By Nancy Tillery Walker, MPH, BA, CMC
A Professional Geriatric Care Manager specializes in assisting older people and their families with long term care arrangements. GCM’s have advanced degrees in gerontology, nursing, social work, and counseling. They are experienced in assessing, planning, coordinating, monitoring, and delivering services to the elderly and their families. Care management embraces a comprehensive range of services and the role of the care manager is multifaceted.
Professional Geriatric Care Managers:
* Supplement the care of the family
* Act as surrogate family for those clients without family
* Represent families where distance or time separate clients from family
* Assist clients to achieve improved quality of life and insure continuity of care with maximum dignity, privacy, and independence while providing caregivers with professional guidance.
The Geriatric Care Manager serves the older population that may:
* Need multiple services or already have services that need monitoring
* Contemplate a change of residence or placement in a care facility
* Need adequate and dependable informal support system
* Be overwhelmed by complex family dynamics or family in absentia
* Live alone
* Be homebound due to physical or mental limitations
* Exhibit poor judgment
* Be unable to access care
* Require personal advocacy, counseling, and support
Professional competence requires knowledge, experience and skill on the part of the practitioner. The expertise or technology that a care manager employs is a unique combination of both clinical and management capabilities, ultimately needed for the coordination, monitoring, and evaluation of the planned care. The assessment process requires clinical skills and judgment. Advocacy and problem-solving skills help the process of care management. Knowledge of community resources and means of accessing them are essential to initiating services.
The Geriatric Care Manager provides personalization of services, autonomy, greater flexibility, and long term relationships with clients and families.
Information and referrals can be provided by calling or writing the National Association of Professional Geriatric Care Managers. This organization promotes the highest standards of practice. Membership is awarded to those who are experienced in the delivery of services. Those who will use the services of care management should require that the care manager be educated and licensed and preferably have membership in professional organizations.
Why would an older adult need a Geriatric Care Manager?
The American Health Care System can offer more than any other in the world if you know how to make it work for you. Unfortunately, most people are unaware of what benefits they should be receiving, or how to interact with the system to obtain the best services for their situation. Especially in light of the changes HMOs have brought to our system, the average American often settles for services way below standard. Geriatric Care Managers know this system inside and out, and can advocate for their clients to receive the highest levels of care and the coverage that their insurance promises. GCMs can work with the “case managers” staffed by insurance companies, discharge planners in hospitals and rehabilitation facilities and with home care agencies to ensure that clients receive the care they need and deserve. GCMs ensure that the needs of the client are foremost, rather than the needs of the facility or provider.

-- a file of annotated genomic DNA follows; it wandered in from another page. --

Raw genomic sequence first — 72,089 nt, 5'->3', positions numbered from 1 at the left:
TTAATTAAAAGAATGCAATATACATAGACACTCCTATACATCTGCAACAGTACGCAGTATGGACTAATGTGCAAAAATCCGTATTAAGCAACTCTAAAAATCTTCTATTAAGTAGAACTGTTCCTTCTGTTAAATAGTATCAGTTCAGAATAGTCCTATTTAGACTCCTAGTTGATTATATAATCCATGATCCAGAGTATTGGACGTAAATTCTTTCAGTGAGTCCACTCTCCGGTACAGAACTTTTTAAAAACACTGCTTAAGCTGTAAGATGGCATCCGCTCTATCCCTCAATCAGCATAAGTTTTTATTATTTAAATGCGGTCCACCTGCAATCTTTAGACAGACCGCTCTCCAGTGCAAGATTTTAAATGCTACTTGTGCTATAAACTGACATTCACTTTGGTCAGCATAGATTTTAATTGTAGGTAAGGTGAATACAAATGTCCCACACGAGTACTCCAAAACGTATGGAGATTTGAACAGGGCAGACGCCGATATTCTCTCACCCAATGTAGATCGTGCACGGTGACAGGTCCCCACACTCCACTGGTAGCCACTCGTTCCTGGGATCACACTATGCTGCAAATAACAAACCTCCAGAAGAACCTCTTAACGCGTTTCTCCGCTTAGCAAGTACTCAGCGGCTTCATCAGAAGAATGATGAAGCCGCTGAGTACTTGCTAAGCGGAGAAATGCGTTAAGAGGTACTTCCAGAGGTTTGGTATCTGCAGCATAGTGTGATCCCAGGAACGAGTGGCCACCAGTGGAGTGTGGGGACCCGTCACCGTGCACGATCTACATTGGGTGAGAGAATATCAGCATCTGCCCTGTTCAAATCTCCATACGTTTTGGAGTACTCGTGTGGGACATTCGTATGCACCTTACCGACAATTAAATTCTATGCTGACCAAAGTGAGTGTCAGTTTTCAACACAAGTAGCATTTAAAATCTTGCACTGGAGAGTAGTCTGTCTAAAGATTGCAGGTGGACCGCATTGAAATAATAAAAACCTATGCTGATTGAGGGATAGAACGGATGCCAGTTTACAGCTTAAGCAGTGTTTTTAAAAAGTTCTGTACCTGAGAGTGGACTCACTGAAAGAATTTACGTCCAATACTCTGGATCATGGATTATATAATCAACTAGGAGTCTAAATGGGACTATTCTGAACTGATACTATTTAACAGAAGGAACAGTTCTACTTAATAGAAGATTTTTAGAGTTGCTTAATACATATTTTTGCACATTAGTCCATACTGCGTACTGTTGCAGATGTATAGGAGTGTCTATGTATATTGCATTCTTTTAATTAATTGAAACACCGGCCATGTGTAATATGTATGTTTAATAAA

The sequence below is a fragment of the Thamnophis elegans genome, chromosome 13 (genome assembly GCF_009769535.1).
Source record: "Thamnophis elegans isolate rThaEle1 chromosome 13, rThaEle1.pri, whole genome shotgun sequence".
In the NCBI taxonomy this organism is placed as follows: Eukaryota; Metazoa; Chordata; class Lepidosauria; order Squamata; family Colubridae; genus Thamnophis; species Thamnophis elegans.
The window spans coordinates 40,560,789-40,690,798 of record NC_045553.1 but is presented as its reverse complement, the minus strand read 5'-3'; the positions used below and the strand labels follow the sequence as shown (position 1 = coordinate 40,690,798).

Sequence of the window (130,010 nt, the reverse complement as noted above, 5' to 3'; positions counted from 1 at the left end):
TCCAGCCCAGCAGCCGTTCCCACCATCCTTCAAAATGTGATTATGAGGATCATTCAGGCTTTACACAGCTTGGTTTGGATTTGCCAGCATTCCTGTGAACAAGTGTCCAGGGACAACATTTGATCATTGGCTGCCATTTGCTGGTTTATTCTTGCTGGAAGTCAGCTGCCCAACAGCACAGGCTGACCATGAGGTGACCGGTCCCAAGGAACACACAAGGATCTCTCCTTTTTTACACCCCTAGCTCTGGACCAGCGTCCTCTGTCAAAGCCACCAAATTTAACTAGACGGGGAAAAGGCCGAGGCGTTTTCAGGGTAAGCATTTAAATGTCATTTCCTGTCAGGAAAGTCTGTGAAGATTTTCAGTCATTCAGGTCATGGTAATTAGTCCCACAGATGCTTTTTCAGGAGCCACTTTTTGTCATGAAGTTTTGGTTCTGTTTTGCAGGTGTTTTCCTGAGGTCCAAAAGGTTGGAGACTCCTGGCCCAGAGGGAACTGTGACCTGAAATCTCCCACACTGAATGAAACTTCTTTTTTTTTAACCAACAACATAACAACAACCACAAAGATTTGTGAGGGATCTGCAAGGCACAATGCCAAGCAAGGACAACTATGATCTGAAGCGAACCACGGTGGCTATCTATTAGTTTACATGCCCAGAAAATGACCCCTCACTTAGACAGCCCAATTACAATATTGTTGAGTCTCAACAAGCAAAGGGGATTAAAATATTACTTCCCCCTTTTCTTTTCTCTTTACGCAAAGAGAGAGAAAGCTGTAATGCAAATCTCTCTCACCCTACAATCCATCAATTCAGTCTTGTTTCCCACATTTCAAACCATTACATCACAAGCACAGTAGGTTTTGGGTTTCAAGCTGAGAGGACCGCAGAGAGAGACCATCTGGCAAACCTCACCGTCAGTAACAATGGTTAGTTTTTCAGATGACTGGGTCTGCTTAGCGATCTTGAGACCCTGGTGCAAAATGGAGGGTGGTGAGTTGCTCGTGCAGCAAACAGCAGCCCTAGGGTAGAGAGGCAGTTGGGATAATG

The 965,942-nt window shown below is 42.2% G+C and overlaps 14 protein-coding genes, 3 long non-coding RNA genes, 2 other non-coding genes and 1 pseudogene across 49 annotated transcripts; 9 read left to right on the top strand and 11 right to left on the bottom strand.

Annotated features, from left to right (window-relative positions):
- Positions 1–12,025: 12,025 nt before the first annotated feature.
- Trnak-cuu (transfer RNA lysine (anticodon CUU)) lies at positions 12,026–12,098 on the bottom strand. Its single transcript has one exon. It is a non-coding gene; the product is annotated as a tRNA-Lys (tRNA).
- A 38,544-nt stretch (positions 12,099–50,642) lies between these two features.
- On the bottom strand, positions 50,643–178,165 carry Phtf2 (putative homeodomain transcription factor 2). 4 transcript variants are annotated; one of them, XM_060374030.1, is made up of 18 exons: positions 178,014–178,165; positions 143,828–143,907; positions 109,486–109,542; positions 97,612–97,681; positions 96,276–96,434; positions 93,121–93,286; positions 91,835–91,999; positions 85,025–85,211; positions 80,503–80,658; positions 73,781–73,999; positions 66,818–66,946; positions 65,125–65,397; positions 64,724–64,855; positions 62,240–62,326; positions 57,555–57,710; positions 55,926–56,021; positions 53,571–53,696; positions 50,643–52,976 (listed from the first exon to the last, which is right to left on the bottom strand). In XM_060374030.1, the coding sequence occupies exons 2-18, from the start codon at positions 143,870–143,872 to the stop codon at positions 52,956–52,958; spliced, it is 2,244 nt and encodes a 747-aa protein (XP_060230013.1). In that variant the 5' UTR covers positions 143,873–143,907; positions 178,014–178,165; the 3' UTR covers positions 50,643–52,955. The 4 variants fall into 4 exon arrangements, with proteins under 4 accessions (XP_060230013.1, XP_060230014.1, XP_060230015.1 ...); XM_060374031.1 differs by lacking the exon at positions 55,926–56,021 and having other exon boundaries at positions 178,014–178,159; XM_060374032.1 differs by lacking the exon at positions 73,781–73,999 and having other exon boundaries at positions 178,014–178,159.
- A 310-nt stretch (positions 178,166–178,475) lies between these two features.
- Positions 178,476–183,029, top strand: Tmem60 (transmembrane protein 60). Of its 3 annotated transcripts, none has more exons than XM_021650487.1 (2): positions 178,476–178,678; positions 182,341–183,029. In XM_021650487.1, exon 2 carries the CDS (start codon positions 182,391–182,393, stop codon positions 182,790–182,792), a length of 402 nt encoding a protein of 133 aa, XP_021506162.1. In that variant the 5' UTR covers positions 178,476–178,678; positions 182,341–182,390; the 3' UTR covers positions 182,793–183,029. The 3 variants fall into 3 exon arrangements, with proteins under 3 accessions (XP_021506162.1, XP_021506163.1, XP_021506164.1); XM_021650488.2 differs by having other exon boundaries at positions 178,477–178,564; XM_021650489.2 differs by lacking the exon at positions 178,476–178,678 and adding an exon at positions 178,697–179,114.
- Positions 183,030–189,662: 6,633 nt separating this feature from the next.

How do Care Managers work with my client’s doctor and other professionals?
As the coordinators of care, private care managers work closely with every professional and para-professional involved with your elders health and well being. We interface with the home health nurse and aides who are involved, making sure that the plan of care is followed, and that the personal care is properly performed. We work closely with attorneys, financial planners and clergy, to see that all of the person’s needs are being met.
How are care managers an emerging service industry of the future?
Case Management grew like topsy from the 50′s on, when the spiraling cost of health care for the elderly and the mushrooming number of elders converged. The Federal Government sought to find home based alternatives at that point and a conglomerate of senior services arose from the community, state, and federal level. The problem of so-called “continuum of care” was a fragmented mess with no central point of entry. For the elder and his or her family it was similar to playing Monopoly with three different sets of rules and no idea where “GO” was. Public geriatric case management programs arose to help the hapless families and confused elders navigate through the convoluted maze of services. Private geriatric case management arrived when case managers took note that middle and upper class elders and their families needed and wanted the same guidance through the mystifying non-system and were happy to pay for the services.
If any Lifelines Network member would like to gain a better understanding of geriatric care management services, I encourage you to contact me with your questions. Visit my profile to obtain my contact information and you will find a wealth of information on my website.